Manufacturers Find Their Voice with the Living Product 50
It might seem like manufacturers and their representatives are constantly talking to the design community. But the message isn’t exactly unified; in fact, companies are competing for time, attention, and dollars. Is there a way for manufacturers to get together as a group and have productive, two-way conversations with building professionals about the future of green building products?
Now there is: it’s called the Living Product 50 (LP 50).
It began in 2015 for manufacturers interested in creating “regenerative products,” according to Alexandra Muller, manager of the Living Product Challenge for the International Living Future Institute (ILFI). But with 40 members and counting, the effort has become something more. It’s no longer just about the Living Product Challenge—the only requirements are investment in at least one transparency program and attendance at three meetings a year—and the group doesn’t plan to stop at 50 members. It’s now “a space for demonstrating what it is to be a leader,” said Muller, and also a way to “use that collective voice to communicate with customers and supply chains to accelerate the rate of change and really build the green building movement.”
The group has already come out with one major communiqué: a letter to architecture firms explaining that continued investment in sustainability would not be possible without more follow-through from the design community in specifying the relevant products. Now it’s time to do even more, though, says Annie Bevan, one of the leaders of the group and global head of sustainability for Superior Essex Communications. “We made commitments in that letter,” she said, and LP 50 has now “evolved past being a collective voice” and into providing tracking for meeting those commitments. The group will release a report on where manufacturers are with their commitments one year later. It is also moving forward with a “Living Supplier 50” subgroup designed to give a collective voice to suppliers as well.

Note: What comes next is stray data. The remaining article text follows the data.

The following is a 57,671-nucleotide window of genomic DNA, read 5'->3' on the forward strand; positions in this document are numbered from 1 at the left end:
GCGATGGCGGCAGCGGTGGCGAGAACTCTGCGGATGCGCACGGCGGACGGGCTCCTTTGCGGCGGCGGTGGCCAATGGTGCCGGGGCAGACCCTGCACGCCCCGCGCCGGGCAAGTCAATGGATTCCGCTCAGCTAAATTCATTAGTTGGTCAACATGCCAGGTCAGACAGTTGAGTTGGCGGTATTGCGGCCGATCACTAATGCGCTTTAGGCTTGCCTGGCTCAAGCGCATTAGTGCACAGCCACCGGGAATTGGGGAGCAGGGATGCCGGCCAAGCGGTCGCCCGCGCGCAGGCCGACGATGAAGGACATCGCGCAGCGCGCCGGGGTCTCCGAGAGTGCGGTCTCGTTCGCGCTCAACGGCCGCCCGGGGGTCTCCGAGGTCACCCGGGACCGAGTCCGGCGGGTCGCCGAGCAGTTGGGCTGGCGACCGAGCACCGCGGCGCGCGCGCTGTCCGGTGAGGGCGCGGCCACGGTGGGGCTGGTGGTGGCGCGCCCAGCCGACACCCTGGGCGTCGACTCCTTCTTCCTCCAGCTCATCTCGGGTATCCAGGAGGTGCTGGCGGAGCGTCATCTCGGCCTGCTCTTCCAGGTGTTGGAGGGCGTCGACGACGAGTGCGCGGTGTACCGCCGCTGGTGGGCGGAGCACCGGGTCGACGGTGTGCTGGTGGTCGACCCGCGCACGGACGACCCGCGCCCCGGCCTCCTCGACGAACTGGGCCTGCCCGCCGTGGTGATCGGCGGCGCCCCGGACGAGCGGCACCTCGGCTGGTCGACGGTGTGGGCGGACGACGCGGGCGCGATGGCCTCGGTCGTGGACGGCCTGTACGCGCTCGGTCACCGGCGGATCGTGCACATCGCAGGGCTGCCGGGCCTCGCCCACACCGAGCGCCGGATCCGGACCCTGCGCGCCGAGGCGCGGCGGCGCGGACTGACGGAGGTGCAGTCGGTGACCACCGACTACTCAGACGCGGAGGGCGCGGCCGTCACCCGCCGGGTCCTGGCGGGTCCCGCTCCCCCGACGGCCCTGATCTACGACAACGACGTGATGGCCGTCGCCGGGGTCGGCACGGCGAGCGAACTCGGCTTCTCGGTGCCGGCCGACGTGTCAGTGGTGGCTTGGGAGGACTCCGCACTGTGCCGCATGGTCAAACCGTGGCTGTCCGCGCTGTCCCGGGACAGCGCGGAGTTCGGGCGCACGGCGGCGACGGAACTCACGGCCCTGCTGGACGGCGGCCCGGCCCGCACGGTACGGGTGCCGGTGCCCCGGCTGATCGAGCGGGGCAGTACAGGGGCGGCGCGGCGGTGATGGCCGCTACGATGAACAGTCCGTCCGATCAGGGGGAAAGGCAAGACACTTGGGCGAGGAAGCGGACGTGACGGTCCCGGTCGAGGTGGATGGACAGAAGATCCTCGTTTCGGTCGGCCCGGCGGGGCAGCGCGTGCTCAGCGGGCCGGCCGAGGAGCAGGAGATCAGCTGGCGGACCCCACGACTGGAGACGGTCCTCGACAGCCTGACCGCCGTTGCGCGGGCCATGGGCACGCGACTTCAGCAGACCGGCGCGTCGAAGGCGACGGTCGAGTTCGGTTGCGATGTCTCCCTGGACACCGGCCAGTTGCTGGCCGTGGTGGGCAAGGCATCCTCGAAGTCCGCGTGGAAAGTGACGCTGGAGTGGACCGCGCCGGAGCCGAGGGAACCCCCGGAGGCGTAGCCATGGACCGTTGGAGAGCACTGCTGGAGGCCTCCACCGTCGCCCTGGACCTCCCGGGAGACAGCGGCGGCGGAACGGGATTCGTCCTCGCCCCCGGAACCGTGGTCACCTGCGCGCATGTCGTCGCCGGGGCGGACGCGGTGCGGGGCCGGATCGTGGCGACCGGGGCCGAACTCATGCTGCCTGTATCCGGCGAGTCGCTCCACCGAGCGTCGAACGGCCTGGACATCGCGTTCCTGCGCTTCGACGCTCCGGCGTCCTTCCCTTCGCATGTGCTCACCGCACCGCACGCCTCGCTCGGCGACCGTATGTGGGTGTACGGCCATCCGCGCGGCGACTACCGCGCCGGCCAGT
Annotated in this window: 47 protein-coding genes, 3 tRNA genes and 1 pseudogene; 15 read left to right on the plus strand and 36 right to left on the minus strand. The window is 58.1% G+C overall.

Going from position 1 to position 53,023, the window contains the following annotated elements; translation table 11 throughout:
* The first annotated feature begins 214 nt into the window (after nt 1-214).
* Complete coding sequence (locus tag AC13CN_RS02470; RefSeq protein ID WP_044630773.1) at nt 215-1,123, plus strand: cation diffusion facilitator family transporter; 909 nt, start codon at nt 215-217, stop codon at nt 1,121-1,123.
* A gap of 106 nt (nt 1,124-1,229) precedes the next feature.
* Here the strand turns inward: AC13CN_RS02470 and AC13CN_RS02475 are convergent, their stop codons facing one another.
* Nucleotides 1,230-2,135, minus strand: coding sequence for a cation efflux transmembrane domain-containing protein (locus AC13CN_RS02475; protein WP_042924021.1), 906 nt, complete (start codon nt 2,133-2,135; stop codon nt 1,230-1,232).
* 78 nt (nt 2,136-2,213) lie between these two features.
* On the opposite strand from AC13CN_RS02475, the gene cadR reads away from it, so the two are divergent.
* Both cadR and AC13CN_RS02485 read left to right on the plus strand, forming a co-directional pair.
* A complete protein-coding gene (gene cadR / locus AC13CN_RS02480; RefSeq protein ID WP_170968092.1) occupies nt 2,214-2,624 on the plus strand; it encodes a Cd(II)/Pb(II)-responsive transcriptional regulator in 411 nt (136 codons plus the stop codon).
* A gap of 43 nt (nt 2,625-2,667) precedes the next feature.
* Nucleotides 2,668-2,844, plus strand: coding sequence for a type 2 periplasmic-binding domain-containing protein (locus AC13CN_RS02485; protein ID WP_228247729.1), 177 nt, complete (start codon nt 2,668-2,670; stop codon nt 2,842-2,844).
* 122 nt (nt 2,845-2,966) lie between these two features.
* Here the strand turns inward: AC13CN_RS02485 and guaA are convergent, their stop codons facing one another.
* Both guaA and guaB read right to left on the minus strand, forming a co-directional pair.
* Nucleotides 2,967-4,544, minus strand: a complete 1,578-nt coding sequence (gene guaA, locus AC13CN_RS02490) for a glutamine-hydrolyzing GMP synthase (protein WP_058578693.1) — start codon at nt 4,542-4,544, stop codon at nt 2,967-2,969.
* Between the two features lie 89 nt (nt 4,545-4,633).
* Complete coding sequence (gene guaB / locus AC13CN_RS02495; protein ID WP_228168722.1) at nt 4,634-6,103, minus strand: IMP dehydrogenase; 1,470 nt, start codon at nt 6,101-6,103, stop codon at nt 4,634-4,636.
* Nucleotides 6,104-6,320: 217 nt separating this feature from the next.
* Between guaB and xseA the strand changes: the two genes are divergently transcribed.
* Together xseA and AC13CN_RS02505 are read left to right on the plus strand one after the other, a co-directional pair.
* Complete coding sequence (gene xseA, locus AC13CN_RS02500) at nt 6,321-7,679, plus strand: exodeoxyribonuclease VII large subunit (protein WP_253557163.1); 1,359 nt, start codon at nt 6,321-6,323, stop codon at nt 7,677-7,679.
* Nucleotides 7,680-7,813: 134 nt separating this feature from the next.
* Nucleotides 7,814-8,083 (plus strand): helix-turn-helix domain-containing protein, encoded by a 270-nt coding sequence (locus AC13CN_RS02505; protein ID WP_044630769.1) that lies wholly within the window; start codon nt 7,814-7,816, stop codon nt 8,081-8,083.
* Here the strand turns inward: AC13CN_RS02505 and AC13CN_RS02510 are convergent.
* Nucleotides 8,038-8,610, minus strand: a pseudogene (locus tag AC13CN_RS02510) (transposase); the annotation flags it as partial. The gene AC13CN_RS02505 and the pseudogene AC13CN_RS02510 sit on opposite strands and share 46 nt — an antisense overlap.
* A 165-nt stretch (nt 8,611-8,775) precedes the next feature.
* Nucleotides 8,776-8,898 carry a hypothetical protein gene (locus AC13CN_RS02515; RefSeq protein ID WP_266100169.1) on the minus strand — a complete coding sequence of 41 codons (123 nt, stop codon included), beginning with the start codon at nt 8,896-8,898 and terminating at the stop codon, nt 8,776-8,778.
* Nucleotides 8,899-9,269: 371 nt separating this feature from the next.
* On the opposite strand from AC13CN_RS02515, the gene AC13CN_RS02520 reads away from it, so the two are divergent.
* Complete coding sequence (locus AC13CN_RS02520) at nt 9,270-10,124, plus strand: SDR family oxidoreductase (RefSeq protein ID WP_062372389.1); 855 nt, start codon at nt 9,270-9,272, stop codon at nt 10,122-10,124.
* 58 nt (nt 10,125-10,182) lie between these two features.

Last but not least, the group also provides mutual support, according to Bevan. “It’s wonderful to have a group of peers to have communications with that are battling issues together,” she said. “Some are competitors, but all of us want the same thing, which is a more sustainable future.”
The group is actively seeking more participants.
For more information:
Living Product 50
Published January 7, 2019